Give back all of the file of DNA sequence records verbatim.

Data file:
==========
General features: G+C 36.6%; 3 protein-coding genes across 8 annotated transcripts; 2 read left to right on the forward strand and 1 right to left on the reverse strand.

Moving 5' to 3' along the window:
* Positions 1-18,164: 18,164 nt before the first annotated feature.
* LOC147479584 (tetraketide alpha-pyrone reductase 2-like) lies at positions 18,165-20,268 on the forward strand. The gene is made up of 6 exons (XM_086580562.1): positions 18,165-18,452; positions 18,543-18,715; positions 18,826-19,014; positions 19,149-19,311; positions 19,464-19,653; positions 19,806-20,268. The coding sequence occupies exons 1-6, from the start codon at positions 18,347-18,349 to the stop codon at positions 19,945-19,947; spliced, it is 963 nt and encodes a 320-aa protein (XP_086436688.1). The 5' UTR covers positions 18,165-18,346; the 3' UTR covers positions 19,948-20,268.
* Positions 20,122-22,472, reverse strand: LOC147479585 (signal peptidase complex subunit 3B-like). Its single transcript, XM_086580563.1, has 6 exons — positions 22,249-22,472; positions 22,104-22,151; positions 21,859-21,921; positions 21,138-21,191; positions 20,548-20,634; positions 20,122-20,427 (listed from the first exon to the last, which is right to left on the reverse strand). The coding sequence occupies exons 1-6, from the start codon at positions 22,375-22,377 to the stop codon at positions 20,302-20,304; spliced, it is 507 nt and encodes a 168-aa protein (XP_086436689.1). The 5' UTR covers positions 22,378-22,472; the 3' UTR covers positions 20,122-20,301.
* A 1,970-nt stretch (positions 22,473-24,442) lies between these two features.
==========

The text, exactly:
General features: G+C 36.6%; 3 protein-coding genes across 8 annotated transcripts; 2 read left to right on the forward strand and 1 right to left on the reverse strand.

Moving 5' to 3' along the window:
* Positions 1-18,164: 18,164 nt before the first annotated feature.
* LOC147479584 (tetraketide alpha-pyrone reductase 2-like) lies at positions 18,165-20,268 on the forward strand. The gene is made up of 6 exons (XM_086580562.1): positions 18,165-18,452; positions 18,543-18,715; positions 18,826-19,014; positions 19,149-19,311; positions 19,464-19,653; positions 19,806-20,268. The coding sequence occupies exons 1-6, from the start codon at positions 18,347-18,349 to the stop codon at positions 19,945-19,947; spliced, it is 963 nt and encodes a 320-aa protein (XP_086436688.1). The 5' UTR covers positions 18,165-18,346; the 3' UTR covers positions 19,948-20,268.
* Positions 20,122-22,472, reverse strand: LOC147479585 (signal peptidase complex subunit 3B-like). Its single transcript, XM_086580563.1, has 6 exons — positions 22,249-22,472; positions 22,104-22,151; positions 21,859-21,921; positions 21,138-21,191; positions 20,548-20,634; positions 20,122-20,427 (listed from the first exon to the last, which is right to left on the reverse strand). The coding sequence occupies exons 1-6, from the start codon at positions 22,375-22,377 to the stop codon at positions 20,302-20,304; spliced, it is 507 nt and encodes a 168-aa protein (XP_086436689.1). The 5' UTR covers positions 22,378-22,472; the 3' UTR covers positions 20,122-20,301.
* A 1,970-nt stretch (positions 22,473-24,442) lies between these two features.